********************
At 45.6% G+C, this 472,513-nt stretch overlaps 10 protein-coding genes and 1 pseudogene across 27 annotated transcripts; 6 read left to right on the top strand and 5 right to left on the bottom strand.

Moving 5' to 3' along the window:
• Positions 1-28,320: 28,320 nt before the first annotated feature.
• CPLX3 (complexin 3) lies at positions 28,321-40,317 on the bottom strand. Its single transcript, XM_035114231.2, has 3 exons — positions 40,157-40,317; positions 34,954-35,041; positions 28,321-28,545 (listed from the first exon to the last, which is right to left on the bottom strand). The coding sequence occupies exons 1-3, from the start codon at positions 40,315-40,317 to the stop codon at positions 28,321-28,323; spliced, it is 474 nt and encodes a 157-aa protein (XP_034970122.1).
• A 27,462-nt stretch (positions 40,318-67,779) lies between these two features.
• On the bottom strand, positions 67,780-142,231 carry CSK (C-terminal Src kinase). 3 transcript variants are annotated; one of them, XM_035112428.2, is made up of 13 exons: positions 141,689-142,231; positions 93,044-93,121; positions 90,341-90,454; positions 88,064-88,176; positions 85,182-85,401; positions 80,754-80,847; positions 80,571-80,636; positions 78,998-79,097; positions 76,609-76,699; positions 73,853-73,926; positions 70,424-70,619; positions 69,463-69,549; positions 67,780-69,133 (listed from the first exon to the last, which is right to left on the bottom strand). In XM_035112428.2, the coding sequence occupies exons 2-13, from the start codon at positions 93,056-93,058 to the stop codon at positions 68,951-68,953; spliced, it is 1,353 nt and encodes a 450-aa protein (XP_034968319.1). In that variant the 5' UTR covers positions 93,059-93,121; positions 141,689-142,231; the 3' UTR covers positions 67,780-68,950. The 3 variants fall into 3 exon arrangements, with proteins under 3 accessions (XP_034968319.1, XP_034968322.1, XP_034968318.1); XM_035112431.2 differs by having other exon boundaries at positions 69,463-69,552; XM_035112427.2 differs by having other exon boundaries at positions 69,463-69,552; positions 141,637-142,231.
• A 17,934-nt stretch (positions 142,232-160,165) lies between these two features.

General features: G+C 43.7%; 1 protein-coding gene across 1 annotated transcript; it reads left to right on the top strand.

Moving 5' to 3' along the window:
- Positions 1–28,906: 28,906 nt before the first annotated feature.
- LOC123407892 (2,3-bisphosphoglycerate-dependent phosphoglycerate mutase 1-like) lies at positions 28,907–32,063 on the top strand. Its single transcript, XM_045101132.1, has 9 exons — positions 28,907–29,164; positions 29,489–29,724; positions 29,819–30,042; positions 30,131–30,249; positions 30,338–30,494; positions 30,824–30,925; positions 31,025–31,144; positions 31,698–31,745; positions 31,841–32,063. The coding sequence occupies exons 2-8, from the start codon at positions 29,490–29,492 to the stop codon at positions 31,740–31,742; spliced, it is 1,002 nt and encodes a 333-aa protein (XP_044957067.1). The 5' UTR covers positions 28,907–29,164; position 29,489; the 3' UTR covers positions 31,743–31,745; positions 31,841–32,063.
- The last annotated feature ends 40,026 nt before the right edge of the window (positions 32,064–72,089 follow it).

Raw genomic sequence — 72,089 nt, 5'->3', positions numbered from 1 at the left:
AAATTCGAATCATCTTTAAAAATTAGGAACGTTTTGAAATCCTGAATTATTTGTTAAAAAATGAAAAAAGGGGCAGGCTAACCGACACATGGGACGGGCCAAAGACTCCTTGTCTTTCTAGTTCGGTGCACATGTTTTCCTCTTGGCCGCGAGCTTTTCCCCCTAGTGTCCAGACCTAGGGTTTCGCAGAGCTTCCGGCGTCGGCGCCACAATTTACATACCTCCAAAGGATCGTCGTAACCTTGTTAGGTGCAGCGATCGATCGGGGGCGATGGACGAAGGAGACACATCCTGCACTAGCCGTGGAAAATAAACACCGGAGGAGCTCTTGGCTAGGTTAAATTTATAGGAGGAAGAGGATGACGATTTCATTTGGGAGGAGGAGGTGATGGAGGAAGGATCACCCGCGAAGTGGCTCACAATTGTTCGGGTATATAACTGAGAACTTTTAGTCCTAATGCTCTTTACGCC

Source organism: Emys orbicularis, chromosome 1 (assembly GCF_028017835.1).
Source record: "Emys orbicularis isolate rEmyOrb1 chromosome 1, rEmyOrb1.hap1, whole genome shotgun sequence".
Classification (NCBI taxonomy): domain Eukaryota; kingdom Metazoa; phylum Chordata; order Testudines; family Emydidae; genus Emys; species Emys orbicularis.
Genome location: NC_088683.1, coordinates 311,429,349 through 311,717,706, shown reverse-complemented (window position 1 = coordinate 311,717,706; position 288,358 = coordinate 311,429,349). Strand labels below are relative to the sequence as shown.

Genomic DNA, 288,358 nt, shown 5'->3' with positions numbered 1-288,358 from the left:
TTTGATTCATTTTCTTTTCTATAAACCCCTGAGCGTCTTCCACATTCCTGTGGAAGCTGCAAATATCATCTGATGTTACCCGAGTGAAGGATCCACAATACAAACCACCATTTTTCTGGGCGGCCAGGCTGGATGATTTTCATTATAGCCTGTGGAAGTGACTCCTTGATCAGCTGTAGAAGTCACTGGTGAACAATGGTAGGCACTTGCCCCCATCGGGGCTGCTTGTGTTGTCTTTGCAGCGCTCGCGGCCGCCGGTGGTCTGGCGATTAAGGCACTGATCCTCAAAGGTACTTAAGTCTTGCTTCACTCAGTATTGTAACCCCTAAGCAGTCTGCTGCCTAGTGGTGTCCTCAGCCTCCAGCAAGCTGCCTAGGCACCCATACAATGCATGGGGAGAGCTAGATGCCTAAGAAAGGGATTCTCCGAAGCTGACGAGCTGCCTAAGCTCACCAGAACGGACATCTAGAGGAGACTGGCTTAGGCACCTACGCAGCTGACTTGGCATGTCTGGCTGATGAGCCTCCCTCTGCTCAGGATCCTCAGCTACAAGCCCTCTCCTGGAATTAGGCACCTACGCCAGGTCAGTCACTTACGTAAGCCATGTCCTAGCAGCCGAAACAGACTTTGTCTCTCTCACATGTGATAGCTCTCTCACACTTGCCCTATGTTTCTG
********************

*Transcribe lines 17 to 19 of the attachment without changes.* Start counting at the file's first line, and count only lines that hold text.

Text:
Classification (NCBI taxonomy): domain Eukaryota; kingdom Metazoa; phylum Chordata; order Testudines; family Emydidae; genus Emys; species Emys orbicularis.
Genome location: NC_088683.1, coordinates 311,429,349 through 311,717,706, shown reverse-complemented (window position 1 = coordinate 311,717,706; position 288,358 = coordinate 311,429,349). Strand labels below are relative to the sequence as shown.

Genomic DNA, 288,358 nt, shown 5'->3' with positions numbered 1-288,358 from the left: